Newcastle tweeted their support for A-League star Josh Cavallo after he came out as gay last week, but it raises problematic questions for the Saudi owners – whose regime punish gay people
Newcastle United showed support for footballer Josh Cavallo who came out as gay this week.
“A powerful and inspirational message, Football is for everyone…” the club tweeted, and keeper Karl Darlow also spoke out in solidarity.
It was important advocacy for equality by Darlow, Newcastle and their media team who have a track record of backing progressive causes.
But it also raises awkward questions of the club’s new Saudi Arabian owners, the Public Investment Fund (PIF).
Back in Saudi, a gay man Suhail Al-Jameel, 25, is locked up for posting a shirtless photo on Snapchat two years ago.
Homosexuality is illegal in Saudi and there is a long list of citizens who have been punished. Jail, lashes, and chemical castration are among the methods used to oppress.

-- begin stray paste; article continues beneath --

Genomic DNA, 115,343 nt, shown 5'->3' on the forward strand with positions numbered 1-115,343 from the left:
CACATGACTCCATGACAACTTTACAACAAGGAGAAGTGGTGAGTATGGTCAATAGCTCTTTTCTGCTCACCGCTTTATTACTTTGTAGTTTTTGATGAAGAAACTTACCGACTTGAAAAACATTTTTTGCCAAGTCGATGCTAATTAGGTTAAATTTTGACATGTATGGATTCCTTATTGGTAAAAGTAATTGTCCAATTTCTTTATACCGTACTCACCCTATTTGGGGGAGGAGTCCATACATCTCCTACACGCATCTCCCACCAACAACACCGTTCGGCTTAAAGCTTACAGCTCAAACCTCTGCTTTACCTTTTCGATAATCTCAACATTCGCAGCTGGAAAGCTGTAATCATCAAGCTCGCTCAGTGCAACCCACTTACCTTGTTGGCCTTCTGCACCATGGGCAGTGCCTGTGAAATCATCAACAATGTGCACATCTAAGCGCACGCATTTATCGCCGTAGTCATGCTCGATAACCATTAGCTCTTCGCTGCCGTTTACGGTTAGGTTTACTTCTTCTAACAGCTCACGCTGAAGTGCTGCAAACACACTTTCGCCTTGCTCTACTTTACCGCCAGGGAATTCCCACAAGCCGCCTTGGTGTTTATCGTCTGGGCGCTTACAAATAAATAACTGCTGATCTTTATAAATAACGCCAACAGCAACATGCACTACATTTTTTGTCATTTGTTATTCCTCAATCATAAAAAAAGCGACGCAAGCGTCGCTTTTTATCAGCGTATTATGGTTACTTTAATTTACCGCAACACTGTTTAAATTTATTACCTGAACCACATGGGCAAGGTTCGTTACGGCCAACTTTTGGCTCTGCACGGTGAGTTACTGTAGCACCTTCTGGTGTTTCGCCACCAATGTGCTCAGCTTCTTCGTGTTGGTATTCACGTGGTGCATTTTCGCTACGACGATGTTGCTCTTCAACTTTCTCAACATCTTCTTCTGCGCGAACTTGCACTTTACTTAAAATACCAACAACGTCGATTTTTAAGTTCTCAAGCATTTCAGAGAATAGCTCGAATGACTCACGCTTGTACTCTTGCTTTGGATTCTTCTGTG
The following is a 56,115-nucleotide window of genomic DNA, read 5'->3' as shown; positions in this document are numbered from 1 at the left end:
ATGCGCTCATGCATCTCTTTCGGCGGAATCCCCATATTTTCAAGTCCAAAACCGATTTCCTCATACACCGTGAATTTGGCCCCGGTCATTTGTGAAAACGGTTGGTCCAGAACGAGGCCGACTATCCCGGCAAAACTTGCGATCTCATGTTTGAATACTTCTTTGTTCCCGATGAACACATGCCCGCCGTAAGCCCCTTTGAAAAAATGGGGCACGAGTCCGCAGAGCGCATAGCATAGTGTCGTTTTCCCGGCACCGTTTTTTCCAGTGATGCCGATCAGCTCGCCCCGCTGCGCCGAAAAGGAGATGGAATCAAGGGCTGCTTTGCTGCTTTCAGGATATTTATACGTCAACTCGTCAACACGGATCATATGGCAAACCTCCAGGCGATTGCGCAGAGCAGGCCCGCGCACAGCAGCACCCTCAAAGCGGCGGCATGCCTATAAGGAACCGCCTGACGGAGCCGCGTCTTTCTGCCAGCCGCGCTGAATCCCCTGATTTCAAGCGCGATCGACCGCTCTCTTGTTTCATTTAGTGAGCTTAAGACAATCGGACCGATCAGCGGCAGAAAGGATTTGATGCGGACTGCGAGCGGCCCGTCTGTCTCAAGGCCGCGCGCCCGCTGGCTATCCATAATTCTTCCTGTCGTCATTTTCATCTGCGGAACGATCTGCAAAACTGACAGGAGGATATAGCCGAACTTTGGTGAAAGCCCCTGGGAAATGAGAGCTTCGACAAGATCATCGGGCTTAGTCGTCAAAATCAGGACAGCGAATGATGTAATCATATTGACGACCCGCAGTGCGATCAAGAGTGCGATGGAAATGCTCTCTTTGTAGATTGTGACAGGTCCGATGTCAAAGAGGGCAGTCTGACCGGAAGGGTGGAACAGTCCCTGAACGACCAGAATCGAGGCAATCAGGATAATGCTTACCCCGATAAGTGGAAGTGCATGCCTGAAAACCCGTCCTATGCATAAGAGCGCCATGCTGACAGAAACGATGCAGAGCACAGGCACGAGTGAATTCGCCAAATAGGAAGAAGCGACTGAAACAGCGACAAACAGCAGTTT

Even those who support gays on social media have been punished.
In July last year, one blogger, Mohamad al Bokari is reported to have been jailed for ten months, fined and given a deportation order for supporting same sex relationships on Twitter.
If Darlow and Newcastle United’s media team posted that tweet in Saudi Arabia, they may well be facing jail.
So how does PIF chairman and Saudi ruler Crown Prince Mohamed bin Salman – plus the six government ministers on the PIF board – feel about their new football investment backing the LGBT community?
When I put this issue to director Amanda Staveley on takeover day, she insisted there was separation between the club’s activities and the state of Saudi Arabia.
She pledged to support the Rainbow Laces campaign, and rightly so.
But will this antagonise the Saudi pay-masters who are the real powers behind decision-making at St James’ Park?
Will they allow their investment to maintain a campaigning stance for homosexuals, while arresting 200-plus a year, according to one report, for being gay?
There are the problematic questions being raised by the Saudi takeover. It’s about far more than signing a new centre forward.
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